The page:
Future investments will advance work that is necessary for Audubon to realize the timely vision of transforming our Centers—places that are a vital entry point for so many who are touched by and become part of our work.
Throughout the COVID-19 pandemic, staff at Audubon Centers have been extremely successful at stimulating program innovation. In many ways, the pandemic has increased communities’ desire to spend time—safely—together and in nature. Our staff demonstrated outstanding flexibility and perseverance, not only in shifting activities to remote contexts, but also in facilitating modified programming that prioritized the health of our visitors while still enabling active in-person engagement.
As we encourage growth at the local level, we are also identifying and nurturing programs with scalable potential: programs that can be uniquely Audubon across the nation. However, as you know, it’s not enough to ask people to come up with good ideas for innovative offerings. In a national network like ours, it takes resources to put these plans into action. In 2021 we received nine grant proposals totaling $538,985, with an additional $577,200 of proposed match funds. Six of the proposals were accepted.
Following their recent designation by the National Park Service as an Underground Railroad Trail to Freedom site, staff at the Audubon Center and Sanctuary at Francis Beidler Forest are working to build the partnerships, skills, and competency to better interpret the difficult history of the site as part of their efforts to advance equity, diversity, inclusion, and belonging. With 1,000+ years of unchanged, old-growth forest surrounding the boardwalk, Beidler Forest can play a unique role in sharing this history.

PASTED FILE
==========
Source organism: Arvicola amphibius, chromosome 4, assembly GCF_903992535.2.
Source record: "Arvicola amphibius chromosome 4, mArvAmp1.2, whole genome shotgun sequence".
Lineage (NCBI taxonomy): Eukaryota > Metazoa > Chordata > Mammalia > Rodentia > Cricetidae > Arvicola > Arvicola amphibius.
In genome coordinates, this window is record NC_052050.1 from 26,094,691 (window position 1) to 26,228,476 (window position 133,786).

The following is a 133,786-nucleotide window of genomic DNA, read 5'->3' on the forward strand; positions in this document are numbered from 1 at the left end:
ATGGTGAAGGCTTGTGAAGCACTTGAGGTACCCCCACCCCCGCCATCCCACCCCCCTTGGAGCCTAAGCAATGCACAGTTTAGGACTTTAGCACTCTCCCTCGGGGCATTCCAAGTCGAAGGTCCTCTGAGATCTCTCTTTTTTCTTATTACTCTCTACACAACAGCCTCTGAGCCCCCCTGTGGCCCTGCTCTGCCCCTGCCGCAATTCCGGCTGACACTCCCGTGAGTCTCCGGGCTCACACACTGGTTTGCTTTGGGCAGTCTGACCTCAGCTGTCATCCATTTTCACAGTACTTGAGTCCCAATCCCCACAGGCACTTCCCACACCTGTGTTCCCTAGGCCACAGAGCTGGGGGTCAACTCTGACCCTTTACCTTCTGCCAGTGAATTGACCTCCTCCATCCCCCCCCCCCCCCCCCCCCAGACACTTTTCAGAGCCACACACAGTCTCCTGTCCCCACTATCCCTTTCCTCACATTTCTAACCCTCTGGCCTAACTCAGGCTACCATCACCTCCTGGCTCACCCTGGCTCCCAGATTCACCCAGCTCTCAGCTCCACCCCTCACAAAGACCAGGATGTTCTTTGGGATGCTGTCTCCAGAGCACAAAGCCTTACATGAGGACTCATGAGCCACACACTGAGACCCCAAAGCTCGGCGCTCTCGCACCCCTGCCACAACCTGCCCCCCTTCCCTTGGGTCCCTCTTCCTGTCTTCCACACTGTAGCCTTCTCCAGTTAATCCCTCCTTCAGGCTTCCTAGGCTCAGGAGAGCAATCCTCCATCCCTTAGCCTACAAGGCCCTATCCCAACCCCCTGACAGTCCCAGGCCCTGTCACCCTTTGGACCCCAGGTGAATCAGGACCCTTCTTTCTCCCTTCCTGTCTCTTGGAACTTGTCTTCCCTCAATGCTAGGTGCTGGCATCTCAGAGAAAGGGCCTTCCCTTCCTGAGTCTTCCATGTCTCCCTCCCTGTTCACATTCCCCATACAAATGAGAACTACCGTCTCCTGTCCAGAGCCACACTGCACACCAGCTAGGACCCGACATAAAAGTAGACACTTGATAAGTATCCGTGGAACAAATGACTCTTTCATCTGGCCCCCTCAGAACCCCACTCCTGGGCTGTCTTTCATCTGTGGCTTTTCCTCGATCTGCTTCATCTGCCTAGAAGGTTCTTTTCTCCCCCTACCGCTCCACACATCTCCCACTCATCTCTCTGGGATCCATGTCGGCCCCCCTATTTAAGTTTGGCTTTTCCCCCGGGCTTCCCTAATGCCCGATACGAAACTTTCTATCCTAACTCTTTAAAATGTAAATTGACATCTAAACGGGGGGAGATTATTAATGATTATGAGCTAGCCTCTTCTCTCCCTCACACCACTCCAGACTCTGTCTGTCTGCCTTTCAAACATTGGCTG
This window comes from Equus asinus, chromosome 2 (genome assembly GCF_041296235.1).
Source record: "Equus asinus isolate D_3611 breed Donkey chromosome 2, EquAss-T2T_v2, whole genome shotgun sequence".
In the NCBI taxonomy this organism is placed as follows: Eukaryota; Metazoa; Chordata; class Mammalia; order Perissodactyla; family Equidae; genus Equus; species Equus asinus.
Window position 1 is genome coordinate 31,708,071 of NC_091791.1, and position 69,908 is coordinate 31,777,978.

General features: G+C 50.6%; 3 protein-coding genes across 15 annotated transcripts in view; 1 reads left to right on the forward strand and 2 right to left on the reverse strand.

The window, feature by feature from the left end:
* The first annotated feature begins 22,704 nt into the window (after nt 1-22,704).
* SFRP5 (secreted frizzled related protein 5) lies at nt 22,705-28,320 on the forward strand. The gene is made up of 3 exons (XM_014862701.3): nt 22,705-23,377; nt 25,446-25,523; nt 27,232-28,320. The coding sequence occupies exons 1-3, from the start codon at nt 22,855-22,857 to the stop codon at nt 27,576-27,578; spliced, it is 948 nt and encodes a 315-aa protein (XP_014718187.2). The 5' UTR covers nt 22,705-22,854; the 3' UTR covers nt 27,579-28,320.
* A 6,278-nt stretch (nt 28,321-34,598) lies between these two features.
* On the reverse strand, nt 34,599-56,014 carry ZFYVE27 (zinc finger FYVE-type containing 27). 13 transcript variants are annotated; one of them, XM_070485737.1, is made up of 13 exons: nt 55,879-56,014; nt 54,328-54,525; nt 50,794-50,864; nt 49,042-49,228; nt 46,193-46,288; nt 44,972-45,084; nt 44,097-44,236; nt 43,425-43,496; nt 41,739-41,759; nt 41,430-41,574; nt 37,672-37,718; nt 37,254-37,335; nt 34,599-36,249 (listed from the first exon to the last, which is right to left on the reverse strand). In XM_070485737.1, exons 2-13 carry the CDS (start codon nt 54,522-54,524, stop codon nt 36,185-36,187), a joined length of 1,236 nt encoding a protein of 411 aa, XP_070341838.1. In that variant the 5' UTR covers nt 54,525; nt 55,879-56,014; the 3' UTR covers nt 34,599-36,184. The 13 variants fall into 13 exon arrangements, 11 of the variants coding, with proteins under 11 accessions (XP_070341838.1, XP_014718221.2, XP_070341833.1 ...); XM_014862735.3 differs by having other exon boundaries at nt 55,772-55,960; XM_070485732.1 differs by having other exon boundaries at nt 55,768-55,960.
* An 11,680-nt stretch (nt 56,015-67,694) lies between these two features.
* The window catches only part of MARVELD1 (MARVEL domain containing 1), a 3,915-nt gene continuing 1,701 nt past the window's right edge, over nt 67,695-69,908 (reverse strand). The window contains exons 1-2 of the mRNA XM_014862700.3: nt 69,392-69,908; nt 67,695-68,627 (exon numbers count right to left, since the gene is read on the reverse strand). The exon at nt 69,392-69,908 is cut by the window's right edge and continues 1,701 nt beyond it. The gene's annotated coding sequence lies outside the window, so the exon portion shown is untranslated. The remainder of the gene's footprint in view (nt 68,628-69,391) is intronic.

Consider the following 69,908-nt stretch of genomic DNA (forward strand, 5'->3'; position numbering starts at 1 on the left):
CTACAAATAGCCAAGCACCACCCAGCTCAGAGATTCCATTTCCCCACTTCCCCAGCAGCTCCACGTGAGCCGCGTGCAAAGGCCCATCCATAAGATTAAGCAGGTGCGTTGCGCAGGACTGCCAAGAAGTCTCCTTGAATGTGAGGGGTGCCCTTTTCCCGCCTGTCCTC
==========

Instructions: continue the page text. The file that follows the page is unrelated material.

Over the past several years, Spring Creek Prairie Audubon Center has forged partnerships with the Ponca and Winnebago Tribes to implement bird-friendly conservation practices and grow engagement with Indigenous populations. We now aim to expand these relationships to bring Plants for Birds to one of the few remaining remnants of tallgrass prairie, to assist with community projects on tribal lands, and to expand the use of Spring Creek Prairie Audubon Center by first peoples.
Following on the success of the Tenacious Roots teen afterschool program, Seward Park Audubon Center seeks to launch a new Elevation program that will engage an even broader swath of young people. The program will create cohorts in six schools in the Puget Sound area, empowering students to plan and execute their own conservation projects while connecting with environmental professionals as they grow their understanding of careers in conservation.
Grange Insurance Audubon Center is partnering with colleagues in the Great Lakes office to expand the Wild Indigo program to the Columbus community. Located within the 120-acre Scioto Audubon Metro Park, the Center is a critical resource for the surrounding community, offering access to nature, educational programming, and art exhibitions for people of all ages in the heart of downtown Columbus. Wild Indigo is a program focused on thoughtfully engaging diverse and underestimated communities in conservation issues that are relevant and impactful in their everyday lives.
Rio Salado Audubon Center is also partnering with colleagues in the Great Lakes office to expand the Wild Indigo program to the Phoenix community. The new Rio Salado Wild Indigo program will explore partnership and engagement opportunities in the immediate South Phoenix vicinity, where they plan to help address the barriers and lack of awareness that make natural spaces and environmental careers inaccessible to communities of color and begin to dismantle perceptions that nature, stewardship, and environmental careers are not for them.
The two Audubon Centers in California—Richardson Bay Audubon Center & Sanctuary and the Audubon Center at Debs Park—are teaming up to create a new Community Conservation Fellowship program. This multi-landscape and dual-center fellowship will launch two young adults’ conservation careers and provide young people in two urban centers with volunteerism and advocacy experience.